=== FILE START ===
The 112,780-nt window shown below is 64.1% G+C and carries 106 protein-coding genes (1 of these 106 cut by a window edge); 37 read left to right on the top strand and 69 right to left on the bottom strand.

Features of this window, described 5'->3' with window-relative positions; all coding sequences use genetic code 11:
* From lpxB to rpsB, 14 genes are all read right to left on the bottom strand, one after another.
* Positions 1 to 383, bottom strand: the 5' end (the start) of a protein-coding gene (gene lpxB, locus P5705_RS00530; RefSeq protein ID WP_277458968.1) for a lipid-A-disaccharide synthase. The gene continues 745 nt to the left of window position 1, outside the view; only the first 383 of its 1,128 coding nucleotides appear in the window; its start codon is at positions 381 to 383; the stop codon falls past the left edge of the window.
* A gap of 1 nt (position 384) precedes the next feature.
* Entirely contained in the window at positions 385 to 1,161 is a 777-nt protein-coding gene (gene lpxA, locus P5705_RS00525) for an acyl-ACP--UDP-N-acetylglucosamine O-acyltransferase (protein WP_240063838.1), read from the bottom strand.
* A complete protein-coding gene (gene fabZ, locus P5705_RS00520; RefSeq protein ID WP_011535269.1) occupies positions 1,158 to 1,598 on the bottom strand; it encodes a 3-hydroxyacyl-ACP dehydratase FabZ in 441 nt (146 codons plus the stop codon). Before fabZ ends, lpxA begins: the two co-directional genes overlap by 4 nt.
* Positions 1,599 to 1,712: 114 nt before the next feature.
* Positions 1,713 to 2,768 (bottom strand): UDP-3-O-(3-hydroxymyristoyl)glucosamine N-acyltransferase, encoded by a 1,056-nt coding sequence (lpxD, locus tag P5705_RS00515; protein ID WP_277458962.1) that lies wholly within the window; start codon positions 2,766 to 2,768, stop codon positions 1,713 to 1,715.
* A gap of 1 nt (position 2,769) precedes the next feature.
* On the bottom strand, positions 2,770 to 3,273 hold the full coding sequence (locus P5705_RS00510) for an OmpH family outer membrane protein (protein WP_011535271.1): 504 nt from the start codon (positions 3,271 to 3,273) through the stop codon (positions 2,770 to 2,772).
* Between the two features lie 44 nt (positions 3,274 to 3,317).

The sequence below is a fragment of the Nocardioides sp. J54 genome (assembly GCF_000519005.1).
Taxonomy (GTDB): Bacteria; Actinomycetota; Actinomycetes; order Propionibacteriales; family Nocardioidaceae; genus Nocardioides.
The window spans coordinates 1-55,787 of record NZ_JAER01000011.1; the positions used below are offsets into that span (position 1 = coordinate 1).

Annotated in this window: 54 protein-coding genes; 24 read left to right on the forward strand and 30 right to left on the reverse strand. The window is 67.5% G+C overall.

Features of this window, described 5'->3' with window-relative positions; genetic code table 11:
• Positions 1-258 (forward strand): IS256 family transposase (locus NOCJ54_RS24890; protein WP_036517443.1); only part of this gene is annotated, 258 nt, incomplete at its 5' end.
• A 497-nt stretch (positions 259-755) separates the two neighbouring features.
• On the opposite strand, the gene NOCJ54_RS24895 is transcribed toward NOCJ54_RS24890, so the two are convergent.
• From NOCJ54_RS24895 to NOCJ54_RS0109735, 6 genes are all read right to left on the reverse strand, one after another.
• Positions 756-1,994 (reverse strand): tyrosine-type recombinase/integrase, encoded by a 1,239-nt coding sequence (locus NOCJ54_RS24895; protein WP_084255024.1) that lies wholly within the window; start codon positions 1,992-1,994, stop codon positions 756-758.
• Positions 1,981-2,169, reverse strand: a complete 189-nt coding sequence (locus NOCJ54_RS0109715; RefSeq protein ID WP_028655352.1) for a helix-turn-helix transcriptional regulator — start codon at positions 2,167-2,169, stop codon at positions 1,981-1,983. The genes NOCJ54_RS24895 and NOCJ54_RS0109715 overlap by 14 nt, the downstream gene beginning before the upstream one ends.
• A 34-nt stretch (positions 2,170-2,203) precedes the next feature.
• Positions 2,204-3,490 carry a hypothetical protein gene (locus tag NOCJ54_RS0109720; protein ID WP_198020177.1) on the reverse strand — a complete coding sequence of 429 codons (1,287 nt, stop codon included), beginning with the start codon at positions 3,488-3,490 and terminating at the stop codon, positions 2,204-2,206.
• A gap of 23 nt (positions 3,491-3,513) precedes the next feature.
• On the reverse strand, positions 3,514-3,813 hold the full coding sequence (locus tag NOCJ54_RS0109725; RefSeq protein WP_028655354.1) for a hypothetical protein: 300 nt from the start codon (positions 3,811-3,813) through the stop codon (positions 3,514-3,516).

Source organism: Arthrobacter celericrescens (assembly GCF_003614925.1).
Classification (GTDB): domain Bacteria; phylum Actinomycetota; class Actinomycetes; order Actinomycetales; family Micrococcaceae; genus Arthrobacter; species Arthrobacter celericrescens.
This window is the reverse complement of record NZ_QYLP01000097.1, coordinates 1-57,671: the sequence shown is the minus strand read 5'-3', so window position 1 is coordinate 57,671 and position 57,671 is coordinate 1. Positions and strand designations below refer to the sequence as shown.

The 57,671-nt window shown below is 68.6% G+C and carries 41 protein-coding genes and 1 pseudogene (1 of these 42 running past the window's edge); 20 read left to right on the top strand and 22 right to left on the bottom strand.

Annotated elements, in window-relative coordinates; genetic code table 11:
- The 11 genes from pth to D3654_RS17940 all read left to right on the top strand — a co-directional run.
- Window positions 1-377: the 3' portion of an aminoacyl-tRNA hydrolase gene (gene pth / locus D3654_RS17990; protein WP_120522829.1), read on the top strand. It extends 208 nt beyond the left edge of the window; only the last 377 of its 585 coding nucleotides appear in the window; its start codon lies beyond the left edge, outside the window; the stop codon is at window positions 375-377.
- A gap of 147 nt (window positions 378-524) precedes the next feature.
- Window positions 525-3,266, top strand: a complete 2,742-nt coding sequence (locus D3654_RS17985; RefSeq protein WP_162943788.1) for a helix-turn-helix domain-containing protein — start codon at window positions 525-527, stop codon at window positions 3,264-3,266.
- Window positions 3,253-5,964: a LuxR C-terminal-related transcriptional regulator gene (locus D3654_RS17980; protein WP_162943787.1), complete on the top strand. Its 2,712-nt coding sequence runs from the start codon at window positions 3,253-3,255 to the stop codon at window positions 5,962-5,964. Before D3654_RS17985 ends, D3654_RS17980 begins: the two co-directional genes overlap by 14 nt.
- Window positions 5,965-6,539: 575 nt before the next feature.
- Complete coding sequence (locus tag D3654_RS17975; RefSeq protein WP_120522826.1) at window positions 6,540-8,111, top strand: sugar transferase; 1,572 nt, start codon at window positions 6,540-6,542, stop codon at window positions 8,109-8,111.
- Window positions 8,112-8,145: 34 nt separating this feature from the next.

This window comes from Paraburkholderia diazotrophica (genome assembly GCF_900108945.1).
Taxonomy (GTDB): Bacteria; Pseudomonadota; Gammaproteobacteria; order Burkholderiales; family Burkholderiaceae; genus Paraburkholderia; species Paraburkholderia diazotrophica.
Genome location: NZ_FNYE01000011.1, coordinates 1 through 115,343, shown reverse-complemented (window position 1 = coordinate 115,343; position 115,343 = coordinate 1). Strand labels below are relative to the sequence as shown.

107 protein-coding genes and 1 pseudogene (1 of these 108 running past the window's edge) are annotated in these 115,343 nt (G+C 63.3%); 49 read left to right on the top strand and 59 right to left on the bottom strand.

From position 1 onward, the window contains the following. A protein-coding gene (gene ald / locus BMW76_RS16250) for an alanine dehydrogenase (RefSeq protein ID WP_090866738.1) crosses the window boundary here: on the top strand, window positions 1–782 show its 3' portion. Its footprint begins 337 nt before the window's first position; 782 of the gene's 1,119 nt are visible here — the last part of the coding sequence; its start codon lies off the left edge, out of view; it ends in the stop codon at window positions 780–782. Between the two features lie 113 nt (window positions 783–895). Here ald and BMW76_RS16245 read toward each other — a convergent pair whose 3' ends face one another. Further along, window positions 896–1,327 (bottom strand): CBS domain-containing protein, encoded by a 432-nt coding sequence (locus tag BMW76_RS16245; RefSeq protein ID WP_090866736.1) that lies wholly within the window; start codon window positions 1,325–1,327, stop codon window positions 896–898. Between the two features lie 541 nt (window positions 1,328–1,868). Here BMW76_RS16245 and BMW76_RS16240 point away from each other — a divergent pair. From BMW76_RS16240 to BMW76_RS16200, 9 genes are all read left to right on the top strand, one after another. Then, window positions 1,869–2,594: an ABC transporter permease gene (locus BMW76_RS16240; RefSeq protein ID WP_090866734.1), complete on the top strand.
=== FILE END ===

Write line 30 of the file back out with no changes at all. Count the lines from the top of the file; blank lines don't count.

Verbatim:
This window is the reverse complement of record NZ_QYLP01000097.1, coordinates 1-57,671: the sequence shown is the minus strand read 5'-3', so window position 1 is coordinate 57,671 and position 57,671 is coordinate 1. Positions and strand designations below refer to the sequence as shown.